Congratulations! You’re set to receive an award! There are very few moments in our lives where we have the privilege to really inspire an audience. Unfortunately, with that comes a lot of pressure to be a lot of things all at once; gracious, grateful, and humble–but not so humble or self-deprecating that the audience thinks you are trivialising the honour.
As awards season comes and goes each year, we see how audiences can turn against people with a few ill-chosen words. Preparation is essential, even if you’re not entirely sure you’ll be awarded. Think about Oscar winnings being caught out and going up on stage, shocked, and barely able to speak, pulling out their folded notes and names to thank.
Fear not! Here’s your 5 step process to create your own standing ovation worthy speech.
- Let’s start with the basics. How much time do you have to give your acceptance speech? The event organiser will be able to tell you, and from there, we can start planning. Overall, the shorter and simpler, the better.
- People don’t remember what you said, but they remember how you made them feel. Thank the organisation granting you the award or honour. That includes those who may have nominated you and recognising that you would not be there on stage without them. Use emotion to connect with the audience and convey how grateful you’re feeling.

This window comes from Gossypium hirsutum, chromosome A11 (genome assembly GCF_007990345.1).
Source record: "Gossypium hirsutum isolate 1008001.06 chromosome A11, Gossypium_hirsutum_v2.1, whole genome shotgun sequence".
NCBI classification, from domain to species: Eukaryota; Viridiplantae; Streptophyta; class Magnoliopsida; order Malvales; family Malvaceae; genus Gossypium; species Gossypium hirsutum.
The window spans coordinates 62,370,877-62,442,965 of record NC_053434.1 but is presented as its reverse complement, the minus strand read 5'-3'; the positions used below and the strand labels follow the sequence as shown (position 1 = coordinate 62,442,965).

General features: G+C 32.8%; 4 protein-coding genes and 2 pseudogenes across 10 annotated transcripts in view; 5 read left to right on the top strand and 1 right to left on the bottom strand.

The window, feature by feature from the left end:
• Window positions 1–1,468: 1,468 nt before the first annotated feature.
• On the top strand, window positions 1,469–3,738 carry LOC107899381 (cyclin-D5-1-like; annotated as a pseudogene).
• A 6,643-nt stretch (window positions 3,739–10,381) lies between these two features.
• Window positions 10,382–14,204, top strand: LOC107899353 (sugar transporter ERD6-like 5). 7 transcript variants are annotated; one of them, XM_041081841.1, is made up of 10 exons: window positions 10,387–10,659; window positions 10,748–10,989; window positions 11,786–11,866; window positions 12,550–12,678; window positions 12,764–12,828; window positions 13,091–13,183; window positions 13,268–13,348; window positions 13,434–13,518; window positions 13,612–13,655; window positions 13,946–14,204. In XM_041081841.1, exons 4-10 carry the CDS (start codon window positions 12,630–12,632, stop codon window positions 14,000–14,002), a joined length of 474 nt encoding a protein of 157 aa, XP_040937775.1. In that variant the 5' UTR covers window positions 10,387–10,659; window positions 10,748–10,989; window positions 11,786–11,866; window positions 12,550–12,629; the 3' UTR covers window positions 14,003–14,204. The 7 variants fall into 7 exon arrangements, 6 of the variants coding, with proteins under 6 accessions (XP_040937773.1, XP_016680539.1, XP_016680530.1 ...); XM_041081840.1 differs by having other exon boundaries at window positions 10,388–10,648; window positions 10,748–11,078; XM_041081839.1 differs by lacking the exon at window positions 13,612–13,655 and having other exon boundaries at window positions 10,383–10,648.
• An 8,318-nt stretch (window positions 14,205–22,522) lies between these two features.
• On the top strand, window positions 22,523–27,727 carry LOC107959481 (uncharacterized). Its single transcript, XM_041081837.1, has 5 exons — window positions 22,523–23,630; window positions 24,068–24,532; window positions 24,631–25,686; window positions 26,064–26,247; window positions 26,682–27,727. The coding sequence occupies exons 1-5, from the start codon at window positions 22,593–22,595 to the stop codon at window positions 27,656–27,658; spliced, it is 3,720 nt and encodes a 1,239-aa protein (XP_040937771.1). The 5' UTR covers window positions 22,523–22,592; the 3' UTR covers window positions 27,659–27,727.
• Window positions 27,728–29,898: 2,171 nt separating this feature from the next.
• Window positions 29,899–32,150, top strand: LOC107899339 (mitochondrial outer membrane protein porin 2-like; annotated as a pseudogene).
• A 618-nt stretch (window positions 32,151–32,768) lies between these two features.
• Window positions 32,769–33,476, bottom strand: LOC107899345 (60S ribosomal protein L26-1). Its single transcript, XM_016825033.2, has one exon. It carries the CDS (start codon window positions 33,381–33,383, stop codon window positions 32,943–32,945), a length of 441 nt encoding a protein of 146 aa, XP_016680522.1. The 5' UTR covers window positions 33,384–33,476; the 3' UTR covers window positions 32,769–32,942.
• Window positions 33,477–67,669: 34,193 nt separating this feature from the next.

- Next, we’ll focus on the process that leads you up to you being recognised for the award. The hard work, a funny memory or poignant moment in the process. Do you want to entertain, inspire or influence the audience? Share something that they wouldn’t have experienced themselves, let them into your life to share at the moment or the journey with you.
- Give the audience something to take away. If you want to create lasting impact with those listening, explain how the experience changed your life and offered advice to anyone going through something similar. Use emotion to transcend language or culture barriers. Think of having courage, being brave, using laughter in trying situations, love or compassion, to name a few. Have a think about what you want them to share with their colleagues around the water cooler next week at work.
- End the speech with a bang. Once again thank all those who are giving the award to you. We suggest you close with a statement that will make your audience remember you. Also, thank those in the audience so that they feel appreciated!
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